The key difference between reserves and provisions relates to their nature.

A provision is created in respect of a loss or expense that is most likely to happen in the near future. For example, provisions for bad debts are created because a business knows out of experience that some of its debtors will fail to fully settle their dues.

A provision is created by making a debit to the profit and loss account (i.e., it represents an expense).

A reserve, on the other hand, is an appropriation of profit (i.e., it is created out of profits). Instead of crediting the entire profit to the partners’ current accounts, a portion is transferred to the reserve account.

The aim is not to cover a potential loss but to allow the growth or expansion of the business.

The balance of a provisions account is shown in the balance sheet as a deduction from some asset’s value (e.g., provisions for bad debts are deducted from the debtors account, and the net amount of this account is shown in the balance sheet).

A reserve, as such, is a part of the firm’s equity. It is shown in the balance sheet on the liabilities side, alongside the partners’ capital accounts.

Frequently Asked Questions

Is a reserve also an appropriation of profit?

Yes, it is. Not all businesses have reserves. They are created only if the owners want to use some amount of their profits for something else. For example, they may wish to invest in certain special projects which might not yield any returns immediately but will produce benefits later on. A new machine may have a longer life and produce more output per year, but spending on it will reduce the amount of profit this year. In such cases, businesses transfer part of their profits to reserve accounts so as to maintain their capital value.

What is an appropriation of profit?

It is a method for distributing net profits among shareholders. If any business remains in profit after meeting all its expenses, there are two alternatives before it. It can keep the entire profit to itself to increase its capital fund and also run the business on a larger scale. This would be considered as a conservative approach, because all profits have been appropriated for expansion. The second alternative is to distribute a part of the profits among the shareholders in the form of dividends before starting any new project or extending old ones. This would be considered as a progressive approach, because the profits have been divided among the shareholders.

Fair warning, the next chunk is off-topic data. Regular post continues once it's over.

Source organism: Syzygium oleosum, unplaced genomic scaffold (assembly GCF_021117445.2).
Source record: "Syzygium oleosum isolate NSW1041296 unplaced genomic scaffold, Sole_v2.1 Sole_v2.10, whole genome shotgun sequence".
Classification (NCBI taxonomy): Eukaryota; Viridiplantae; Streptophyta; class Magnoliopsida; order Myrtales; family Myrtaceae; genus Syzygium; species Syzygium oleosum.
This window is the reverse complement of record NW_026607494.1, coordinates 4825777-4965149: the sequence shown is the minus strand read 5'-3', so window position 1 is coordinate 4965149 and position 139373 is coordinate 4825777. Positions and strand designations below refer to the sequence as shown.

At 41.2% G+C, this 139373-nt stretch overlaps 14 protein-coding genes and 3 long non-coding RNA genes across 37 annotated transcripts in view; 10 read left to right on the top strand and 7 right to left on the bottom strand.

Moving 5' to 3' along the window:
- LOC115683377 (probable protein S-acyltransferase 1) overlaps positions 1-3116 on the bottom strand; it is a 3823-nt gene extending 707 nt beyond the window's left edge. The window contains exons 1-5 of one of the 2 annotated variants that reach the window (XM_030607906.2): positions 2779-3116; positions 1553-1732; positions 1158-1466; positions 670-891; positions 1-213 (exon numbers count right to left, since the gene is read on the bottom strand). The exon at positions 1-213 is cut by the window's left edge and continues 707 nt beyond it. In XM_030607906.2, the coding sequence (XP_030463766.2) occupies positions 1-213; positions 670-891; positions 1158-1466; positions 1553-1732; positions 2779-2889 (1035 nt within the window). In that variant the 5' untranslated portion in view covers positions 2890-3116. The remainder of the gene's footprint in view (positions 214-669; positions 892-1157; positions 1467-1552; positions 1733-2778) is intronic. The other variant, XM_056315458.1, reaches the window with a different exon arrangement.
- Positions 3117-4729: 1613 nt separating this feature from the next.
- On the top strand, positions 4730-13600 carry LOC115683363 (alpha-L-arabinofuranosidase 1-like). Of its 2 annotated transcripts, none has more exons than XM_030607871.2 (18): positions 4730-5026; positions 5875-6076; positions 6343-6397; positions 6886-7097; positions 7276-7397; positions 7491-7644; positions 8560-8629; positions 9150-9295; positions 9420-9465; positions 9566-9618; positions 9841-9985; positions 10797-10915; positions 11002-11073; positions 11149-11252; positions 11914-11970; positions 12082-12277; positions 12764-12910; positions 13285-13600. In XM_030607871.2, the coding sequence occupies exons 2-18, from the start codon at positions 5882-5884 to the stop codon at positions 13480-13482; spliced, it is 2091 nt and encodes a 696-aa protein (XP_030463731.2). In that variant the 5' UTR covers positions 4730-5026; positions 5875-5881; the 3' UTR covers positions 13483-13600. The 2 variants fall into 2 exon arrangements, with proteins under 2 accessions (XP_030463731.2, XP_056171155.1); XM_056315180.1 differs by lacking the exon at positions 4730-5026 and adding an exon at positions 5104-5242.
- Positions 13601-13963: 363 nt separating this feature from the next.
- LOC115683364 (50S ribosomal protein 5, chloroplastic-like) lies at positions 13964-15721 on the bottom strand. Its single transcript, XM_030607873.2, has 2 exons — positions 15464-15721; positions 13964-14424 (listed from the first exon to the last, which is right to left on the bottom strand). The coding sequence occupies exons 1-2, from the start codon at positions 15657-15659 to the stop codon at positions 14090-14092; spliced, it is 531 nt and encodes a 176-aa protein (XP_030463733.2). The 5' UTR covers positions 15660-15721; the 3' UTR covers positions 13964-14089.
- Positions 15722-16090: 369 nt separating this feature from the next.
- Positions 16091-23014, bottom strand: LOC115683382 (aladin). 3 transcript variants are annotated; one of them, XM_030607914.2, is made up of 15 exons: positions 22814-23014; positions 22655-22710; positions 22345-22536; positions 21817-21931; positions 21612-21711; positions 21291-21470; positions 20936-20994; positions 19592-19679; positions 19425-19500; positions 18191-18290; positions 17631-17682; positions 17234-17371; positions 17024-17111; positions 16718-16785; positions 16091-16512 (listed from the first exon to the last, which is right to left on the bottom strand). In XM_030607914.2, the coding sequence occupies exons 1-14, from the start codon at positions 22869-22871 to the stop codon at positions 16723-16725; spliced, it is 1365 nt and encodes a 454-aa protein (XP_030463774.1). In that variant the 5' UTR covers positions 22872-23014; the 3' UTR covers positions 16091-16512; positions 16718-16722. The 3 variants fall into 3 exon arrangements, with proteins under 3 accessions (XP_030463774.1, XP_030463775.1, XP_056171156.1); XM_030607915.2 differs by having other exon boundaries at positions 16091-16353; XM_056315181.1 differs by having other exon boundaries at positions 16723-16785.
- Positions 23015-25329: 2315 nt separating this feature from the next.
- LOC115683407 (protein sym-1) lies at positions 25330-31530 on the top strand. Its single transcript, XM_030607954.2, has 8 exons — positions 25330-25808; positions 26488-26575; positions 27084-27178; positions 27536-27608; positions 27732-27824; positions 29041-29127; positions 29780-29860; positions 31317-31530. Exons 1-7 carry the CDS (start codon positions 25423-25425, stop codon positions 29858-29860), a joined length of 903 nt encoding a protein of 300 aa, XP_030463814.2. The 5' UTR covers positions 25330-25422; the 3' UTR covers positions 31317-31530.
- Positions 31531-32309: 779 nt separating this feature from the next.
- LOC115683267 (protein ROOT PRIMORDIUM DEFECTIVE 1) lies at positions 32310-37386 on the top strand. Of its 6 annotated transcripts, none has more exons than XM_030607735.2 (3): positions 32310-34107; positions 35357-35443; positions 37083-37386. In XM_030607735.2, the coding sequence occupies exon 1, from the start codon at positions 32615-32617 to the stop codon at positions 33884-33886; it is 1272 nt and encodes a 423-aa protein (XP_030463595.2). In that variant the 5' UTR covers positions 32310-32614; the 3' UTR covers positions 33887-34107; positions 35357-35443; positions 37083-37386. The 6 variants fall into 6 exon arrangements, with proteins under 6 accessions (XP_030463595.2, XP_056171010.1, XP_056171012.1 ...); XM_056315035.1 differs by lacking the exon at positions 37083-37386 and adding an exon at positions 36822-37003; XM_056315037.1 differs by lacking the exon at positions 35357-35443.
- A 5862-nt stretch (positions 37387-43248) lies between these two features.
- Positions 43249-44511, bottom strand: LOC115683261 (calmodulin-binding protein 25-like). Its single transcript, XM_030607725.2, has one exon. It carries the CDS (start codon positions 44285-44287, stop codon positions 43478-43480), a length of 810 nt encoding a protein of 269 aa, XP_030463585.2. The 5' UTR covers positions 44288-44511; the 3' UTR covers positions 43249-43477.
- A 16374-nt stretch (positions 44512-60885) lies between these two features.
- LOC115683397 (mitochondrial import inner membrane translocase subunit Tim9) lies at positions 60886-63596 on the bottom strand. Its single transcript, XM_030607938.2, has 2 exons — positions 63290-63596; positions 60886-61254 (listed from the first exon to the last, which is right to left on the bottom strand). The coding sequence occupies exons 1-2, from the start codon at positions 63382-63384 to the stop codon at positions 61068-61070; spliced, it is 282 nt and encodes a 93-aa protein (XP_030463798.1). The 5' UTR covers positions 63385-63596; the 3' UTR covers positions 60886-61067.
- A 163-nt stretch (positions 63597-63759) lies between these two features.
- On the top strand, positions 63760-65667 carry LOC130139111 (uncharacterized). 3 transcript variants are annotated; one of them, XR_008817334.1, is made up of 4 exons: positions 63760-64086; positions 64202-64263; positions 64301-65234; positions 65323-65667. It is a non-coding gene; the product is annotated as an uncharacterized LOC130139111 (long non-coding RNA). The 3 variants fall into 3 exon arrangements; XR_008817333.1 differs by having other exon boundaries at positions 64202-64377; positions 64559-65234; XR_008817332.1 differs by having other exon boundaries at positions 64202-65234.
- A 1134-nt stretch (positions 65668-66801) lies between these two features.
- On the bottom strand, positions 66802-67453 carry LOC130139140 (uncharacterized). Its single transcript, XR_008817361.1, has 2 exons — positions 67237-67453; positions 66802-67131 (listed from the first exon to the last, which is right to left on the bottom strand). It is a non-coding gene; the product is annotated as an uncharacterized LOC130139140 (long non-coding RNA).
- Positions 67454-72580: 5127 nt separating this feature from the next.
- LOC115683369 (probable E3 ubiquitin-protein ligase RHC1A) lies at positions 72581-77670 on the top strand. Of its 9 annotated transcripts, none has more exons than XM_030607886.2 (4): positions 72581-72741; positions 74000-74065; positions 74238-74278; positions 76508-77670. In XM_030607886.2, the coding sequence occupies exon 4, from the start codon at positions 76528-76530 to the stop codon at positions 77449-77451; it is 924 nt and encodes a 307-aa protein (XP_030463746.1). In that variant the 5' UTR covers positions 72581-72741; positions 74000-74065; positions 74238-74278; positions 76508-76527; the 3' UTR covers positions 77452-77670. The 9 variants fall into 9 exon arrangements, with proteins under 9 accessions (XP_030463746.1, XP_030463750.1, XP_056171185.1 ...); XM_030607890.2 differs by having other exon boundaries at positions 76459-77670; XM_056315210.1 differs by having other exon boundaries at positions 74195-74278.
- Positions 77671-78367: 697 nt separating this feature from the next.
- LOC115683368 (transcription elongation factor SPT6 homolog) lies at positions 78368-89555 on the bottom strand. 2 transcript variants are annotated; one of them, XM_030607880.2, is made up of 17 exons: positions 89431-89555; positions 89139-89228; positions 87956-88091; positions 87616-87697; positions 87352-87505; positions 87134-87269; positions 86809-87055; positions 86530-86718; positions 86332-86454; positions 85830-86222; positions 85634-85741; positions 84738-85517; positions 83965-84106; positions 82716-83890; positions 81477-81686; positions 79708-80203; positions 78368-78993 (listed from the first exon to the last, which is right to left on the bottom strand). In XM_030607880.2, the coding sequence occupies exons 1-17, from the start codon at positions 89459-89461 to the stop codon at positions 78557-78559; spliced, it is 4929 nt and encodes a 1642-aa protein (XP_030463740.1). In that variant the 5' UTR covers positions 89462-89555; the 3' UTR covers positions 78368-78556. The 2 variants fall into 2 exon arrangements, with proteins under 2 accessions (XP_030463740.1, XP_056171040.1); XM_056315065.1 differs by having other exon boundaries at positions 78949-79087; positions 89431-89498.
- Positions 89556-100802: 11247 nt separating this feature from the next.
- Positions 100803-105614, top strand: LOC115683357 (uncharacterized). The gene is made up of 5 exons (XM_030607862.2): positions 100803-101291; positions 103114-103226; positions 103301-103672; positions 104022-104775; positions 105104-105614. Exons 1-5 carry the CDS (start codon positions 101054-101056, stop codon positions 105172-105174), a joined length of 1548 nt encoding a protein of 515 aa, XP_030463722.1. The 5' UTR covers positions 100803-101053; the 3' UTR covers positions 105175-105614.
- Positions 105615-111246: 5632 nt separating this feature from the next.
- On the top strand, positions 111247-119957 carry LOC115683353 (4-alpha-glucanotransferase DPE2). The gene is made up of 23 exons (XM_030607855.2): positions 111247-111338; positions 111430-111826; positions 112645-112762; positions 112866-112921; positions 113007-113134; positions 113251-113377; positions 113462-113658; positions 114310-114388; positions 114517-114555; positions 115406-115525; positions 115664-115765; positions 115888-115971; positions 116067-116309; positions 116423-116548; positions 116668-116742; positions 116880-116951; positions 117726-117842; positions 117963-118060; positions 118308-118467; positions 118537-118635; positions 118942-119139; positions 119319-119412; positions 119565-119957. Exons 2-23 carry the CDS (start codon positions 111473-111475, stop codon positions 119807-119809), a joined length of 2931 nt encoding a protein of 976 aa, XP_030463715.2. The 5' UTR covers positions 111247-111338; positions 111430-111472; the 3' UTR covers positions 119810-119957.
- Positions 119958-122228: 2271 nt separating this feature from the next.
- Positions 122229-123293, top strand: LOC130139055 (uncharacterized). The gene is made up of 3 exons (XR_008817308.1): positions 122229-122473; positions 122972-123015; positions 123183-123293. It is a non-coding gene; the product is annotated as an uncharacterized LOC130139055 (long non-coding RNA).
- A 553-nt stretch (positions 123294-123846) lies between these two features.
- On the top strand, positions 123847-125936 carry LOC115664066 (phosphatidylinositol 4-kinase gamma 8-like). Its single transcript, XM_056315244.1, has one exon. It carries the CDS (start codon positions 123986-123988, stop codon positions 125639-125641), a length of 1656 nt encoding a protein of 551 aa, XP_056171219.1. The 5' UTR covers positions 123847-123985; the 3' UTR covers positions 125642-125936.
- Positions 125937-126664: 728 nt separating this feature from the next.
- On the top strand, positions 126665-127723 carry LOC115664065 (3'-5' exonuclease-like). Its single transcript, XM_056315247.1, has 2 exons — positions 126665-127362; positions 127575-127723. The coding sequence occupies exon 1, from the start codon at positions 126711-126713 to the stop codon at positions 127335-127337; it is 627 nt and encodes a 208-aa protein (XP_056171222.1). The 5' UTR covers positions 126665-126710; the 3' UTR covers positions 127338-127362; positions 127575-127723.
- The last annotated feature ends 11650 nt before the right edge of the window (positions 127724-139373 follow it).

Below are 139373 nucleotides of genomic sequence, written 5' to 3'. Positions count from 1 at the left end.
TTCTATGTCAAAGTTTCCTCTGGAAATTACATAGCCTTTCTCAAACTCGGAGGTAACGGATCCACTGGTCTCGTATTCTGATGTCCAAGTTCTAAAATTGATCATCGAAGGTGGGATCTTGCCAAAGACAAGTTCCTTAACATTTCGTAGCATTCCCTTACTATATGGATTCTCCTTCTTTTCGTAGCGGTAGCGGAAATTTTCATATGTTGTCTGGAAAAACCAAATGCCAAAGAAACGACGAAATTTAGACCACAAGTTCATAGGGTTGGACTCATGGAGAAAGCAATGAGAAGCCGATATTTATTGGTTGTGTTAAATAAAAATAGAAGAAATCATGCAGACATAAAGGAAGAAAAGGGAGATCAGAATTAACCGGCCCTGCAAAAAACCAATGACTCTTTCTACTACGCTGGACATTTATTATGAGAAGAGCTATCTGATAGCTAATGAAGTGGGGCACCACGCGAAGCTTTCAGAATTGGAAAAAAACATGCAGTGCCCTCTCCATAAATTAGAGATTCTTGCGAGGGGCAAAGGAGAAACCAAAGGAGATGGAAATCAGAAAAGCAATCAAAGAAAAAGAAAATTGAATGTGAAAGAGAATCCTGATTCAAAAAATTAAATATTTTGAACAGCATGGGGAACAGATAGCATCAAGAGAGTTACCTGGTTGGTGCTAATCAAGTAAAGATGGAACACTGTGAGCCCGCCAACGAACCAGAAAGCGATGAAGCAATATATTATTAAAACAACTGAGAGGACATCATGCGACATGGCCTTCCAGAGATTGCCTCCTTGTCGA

Can we say that when profits are transferred to a reserve account they are “appropriated” for some other purposes?

No, profits cannot be considered as appropriated until and unless they are set apart in a special account for some specific purposes.

Do companies have to disclose reserve accounts?

Yes, reserve accounts are disclosed in the 'Balance Sheet'. These accounts show that a part of the net profits has been set apart for some specific purpose and another part has been appropriated as dividends or bonus shares by transferring them to capital and suspense account. This is the difference between reserve and appropriation.

What is the balance in a capital account?

Balance in capital account represents an internal debt created within the Partnership firm for certain specific purposes. It may be redeemed either by transferring cash or excess of assets over liabilities through profit and loss account or by appropriating cash against this liability through reserves.

True is a Certified Educator in Personal Finance (CEPF®), a member of the Society for Advancing Business Editing and Writing, contributes to his financial education site, Finance Strategists, and has spoken to various financial communities such as the CFA Institute, as well as university students like his Alma mater, Biola University, where he received a bachelor of science in business and data analytics.

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